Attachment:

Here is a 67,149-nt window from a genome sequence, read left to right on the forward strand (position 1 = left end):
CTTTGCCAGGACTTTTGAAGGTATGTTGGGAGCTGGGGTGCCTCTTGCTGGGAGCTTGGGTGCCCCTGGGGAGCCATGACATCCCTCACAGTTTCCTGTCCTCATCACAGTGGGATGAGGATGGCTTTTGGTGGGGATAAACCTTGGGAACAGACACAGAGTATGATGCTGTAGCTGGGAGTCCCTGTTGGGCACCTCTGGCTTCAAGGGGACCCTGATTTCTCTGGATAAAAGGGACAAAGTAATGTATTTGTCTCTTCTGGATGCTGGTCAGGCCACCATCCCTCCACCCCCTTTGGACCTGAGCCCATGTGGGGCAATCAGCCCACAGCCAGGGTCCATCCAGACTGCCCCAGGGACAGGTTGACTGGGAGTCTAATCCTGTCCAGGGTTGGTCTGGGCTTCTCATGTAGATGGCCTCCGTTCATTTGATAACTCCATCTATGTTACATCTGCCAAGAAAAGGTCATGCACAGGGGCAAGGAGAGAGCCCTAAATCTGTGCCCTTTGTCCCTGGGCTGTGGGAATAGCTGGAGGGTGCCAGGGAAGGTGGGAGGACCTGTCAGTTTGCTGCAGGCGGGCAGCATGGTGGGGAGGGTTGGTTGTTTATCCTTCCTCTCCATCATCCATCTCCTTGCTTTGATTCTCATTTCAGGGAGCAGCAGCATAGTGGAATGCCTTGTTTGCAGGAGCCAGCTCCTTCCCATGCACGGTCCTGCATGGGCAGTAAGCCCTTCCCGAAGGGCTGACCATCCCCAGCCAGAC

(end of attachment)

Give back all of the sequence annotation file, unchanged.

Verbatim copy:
Here is a 67,149-nt window from a genome sequence, read left to right on the forward strand (position 1 = left end):
CTTTGCCAGGACTTTTGAAGGTATGTTGGGAGCTGGGGTGCCTCTTGCTGGGAGCTTGGGTGCCCCTGGGGAGCCATGACATCCCTCACAGTTTCCTGTCCTCATCACAGTGGGATGAGGATGGCTTTTGGTGGGGATAAACCTTGGGAACAGACACAGAGTATGATGCTGTAGCTGGGAGTCCCTGTTGGGCACCTCTGGCTTCAAGGGGACCCTGATTTCTCTGGATAAAAGGGACAAAGTAATGTATTTGTCTCTTCTGGATGCTGGTCAGGCCACCATCCCTCCACCCCCTTTGGACCTGAGCCCATGTGGGGCAATCAGCCCACAGCCAGGGTCCATCCAGACTGCCCCAGGGACAGGTTGACTGGGAGTCTAATCCTGTCCAGGGTTGGTCTGGGCTTCTCATGTAGATGGCCTCCGTTCATTTGATAACTCCATCTATGTTACATCTGCCAAGAAAAGGTCATGCACAGGGGCAAGGAGAGAGCCCTAAATCTGTGCCCTTTGTCCCTGGGCTGTGGGAATAGCTGGAGGGTGCCAGGGAAGGTGGGAGGACCTGTCAGTTTGCTGCAGGCGGGCAGCATGGTGGGGAGGGTTGGTTGTTTATCCTTCCTCTCCATCATCCATCTCCTTGCTTTGATTCTCATTTCAGGGAGCAGCAGCATAGTGGAATGCCTTGTTTGCAGGAGCCAGCTCCTTCCCATGCACGGTCCTGCATGGGCAGTAAGCCCTTCCCGAAGGGCTGACCATCCCCAGCCAGAC